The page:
Monday, July 18, 2016

Layers of Fear Review (XONE)

Layers of Fear is my kind of horror game.  There are no monsters trying to kill you or inventory to manage, just your psychotic character wandering around his house hallucinating crazy stuff.  It’s basically a creepy “walking simulator”, but that’s fine by me.  I’ve grown tired of survival horror (the “survival” part wears me out!) over the years, so a game like Layers of Fear that just focuses on the horror aspect is a welcome change.  For the game to be so well put together overall as Layers of Fear is, well, that’s just icing on the cake.  See our full Layers of Fear review for more.   

Game Details

  • Publisher: Aspyr Media
  • Developer: Bloober Team
  • ESRB Rating: “M” for Mature
  • Genre: Horror
  • Pros: Some decent puzzles; genuinely creepy; fascinating story; great sound
  • Cons: Lead up to the end is awful; game doesn’t focus you on the scary well enough
  • MSRP: $20

Layers of Fear has you playing as a struggling artist whose past actions have driven him mad with regret.  He just wanders around his house and hallucinates while trying to complete his ultimate masterpiece.  What does he regret, exactly?  The past is revealed as you play through the game and saying too much, or anything really, will spoil a lot of what makes Layers of Fear so interesting.  Let’s just say he was a bad, bad man, a terrible husband, and an awful father whose art was more important to him than his family. 

The gameplay in Layers of Fear is essentially just a first-person walking simulator.  There aren’t enemies to kill or even any weapons to pick up.  You’re just sort of along for the ride as the main character explores his house and remembers what a piece of crap he has been and is.  He is hallucinating pretty much nonstop, though, so as you explore the house shifts and changes and twists in increasingly dark and sinister ways right before your eyes.  The horror elements come in the form of creepy imagery and sounds as well as fairly frequent jump scares.  The jump scares are a little predictable, but the game will still manage to surprise you now and then.

Each room you explore is a puzzle that you have to figure out how to solve in order to make progress.  Since you’re hallucinating, though, nothing is ever as it seems.  Rooms morph and change in front of your eyes.  Hallways repeat over and over until you find the right exit.  In a strange and sort of annoying gameplay feature, you can open any drawers and cabinets in the game, though 99% of them have nothing of use inside except that some rooms require you to find a key or other item before the door opens.  Other rooms require you to solve puzzles by discovering a combination to a lock or finding a phone number.  There is a lot of variety to the way the rooms shift as well as the puzzles the game offers, which keeps you on your toes.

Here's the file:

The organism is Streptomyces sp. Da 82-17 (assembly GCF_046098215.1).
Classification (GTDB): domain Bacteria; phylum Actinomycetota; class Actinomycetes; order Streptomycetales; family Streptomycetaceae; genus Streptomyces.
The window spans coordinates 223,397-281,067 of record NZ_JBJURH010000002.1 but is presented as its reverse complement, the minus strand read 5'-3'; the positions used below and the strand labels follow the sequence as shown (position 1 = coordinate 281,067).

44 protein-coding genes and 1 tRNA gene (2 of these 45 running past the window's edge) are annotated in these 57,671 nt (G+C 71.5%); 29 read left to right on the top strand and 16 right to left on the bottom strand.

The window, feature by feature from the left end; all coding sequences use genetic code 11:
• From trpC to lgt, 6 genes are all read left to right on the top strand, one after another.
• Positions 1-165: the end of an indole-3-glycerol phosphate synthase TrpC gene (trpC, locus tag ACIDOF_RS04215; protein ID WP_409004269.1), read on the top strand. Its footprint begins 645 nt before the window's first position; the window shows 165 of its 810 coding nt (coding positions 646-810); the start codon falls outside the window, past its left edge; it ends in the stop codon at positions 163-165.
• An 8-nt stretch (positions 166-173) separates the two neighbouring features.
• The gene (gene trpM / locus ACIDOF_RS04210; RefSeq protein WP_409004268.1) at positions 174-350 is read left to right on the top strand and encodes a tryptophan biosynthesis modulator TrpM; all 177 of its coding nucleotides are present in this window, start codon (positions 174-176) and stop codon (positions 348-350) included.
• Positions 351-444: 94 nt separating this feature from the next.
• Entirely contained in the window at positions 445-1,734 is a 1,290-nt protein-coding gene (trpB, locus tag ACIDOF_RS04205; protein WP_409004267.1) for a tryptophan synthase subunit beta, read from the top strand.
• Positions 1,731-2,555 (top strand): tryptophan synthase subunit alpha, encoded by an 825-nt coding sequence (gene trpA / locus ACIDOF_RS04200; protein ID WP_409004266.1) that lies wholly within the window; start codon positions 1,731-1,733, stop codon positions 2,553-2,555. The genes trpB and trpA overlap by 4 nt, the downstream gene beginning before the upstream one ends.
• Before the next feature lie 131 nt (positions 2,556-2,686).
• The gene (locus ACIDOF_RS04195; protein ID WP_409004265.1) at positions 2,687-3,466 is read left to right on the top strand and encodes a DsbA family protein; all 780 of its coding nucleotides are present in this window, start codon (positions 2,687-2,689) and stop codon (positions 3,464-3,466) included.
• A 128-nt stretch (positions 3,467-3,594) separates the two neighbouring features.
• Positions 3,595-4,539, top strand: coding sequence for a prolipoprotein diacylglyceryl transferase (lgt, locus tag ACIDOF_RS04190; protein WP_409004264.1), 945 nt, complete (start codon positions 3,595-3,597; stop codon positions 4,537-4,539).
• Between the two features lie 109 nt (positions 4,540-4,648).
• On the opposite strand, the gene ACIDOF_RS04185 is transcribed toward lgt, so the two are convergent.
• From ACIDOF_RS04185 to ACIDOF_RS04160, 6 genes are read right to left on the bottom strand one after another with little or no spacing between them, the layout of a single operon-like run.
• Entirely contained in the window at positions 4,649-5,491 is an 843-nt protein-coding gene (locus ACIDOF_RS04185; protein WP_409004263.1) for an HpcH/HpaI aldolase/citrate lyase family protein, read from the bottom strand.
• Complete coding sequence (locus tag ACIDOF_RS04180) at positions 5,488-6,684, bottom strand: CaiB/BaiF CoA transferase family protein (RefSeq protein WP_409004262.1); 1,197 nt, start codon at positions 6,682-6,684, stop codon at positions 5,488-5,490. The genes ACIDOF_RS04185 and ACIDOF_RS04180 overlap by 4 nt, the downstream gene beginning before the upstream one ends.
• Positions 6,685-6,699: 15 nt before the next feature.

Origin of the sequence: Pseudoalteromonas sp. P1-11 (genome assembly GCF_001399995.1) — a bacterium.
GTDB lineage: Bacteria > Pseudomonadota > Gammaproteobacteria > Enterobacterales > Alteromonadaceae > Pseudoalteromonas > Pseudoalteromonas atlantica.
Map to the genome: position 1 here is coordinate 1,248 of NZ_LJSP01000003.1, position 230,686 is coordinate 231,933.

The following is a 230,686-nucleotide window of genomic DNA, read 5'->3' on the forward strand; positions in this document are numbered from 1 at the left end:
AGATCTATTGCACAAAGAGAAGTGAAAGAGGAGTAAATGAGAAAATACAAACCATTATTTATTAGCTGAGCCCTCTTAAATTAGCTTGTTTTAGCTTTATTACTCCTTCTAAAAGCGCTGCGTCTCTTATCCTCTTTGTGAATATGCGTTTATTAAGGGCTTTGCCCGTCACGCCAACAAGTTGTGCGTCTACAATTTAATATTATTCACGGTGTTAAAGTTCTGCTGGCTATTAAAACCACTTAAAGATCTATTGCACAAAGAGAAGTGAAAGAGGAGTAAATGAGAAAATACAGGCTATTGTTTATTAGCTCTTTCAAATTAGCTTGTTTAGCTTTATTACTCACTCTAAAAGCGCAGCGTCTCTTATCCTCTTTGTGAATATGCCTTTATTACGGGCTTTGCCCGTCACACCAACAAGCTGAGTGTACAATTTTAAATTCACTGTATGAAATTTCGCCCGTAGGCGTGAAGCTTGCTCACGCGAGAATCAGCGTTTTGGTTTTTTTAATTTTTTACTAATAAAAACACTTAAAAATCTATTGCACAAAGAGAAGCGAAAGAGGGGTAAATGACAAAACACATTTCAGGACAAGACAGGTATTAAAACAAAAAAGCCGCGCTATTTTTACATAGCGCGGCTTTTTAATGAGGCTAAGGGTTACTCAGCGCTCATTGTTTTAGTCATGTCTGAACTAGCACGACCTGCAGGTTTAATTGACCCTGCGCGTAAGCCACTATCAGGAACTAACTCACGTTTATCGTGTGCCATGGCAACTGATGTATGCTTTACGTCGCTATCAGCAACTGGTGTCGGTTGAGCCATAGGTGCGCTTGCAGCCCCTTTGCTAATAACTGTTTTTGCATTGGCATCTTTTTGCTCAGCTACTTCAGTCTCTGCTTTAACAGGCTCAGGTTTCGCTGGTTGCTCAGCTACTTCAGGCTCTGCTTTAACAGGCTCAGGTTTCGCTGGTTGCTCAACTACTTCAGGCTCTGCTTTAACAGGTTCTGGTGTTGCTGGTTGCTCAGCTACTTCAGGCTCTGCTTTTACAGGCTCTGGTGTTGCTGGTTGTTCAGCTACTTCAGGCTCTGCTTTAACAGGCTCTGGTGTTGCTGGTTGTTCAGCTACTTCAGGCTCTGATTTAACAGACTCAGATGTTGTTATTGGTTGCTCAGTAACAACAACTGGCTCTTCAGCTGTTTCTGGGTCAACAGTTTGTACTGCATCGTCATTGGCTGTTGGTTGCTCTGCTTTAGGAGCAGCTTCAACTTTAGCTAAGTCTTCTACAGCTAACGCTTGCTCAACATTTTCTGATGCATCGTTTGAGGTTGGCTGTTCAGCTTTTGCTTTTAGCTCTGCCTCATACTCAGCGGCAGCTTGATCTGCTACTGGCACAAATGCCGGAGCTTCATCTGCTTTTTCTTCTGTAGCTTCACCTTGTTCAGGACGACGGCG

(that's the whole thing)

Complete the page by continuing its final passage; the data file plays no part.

I do have a couple of complaints, though.  First, the controls for opening drawers and doors and picking up objects are extremely finicky.  You have to be in exactly the right spot for the icon to pop up, which is annoying.  I also have to say that, despite being a horror game, Layers of Fear does a surprisingly poor job of making sure you’re actually looking at where the scary stuff is happening.  You have full movement and camera control at all times and I often found myself looking through drawers or somewhere else while the scary stuff – noted by a creepy audio cue – was happening behind me or somewhere else off camera.  I feel like I must have missed a good 50% of the scary moments overall.

My third issue with Layers of Fear is that the game gets progressively worse the longer it goes on.  It seems like the best puzzles are all in the first half of the game and the way the environment shifts and changes gets less interesting and more predictable the longer you play.  It is like the developer ran out of ideas, which makes the last third or so of the game a real grind.  The final big puzzle, which has you picking up pieces from a game of checkers scattered all over, is particularly awful.  Layers of Fear is so good to start with and then just drags at the end.

The presentation is very nice in Layers of Fear.  The graphics are outstanding and the house is full of incredible detail.  The sound, particularly the sound effects, is also extremely well done.  Sound is always an important part of a horror experience, and Layers of Fear absolutely nails it. 

My one complaint with the visuals is that the game has a weird accelerated look option – you start off turning very slowly but it accelerates and gets faster as you hold the stick – that is absolutely obnoxious and basically instant motion sickness for folks that are susceptible to it.  Thankfully, you can turn it off.  Strangely, though, at the very end it is like the game doesn’t care that you turned the option off and brings it back in full force, perhaps as a way to amp up the psychological horror it’s throwing at your character.  It just made me sick and made the ending a real chore, though.

Layers of Fear is a horror game with so much potential at the beginning, but it really sort of sputters by the time you reach the end.  It is still very scary and enjoyable and fun, but it could have been so much more.  It only takes 4 hours or so to beat it once (there are multiple endings that change based on what you do in the game), so even if it does falter a bit in the second half it is still well worth playing.  If you’re in the mood for a pure horror experience, Layers of Fear is a solid choice that we can easily recommend.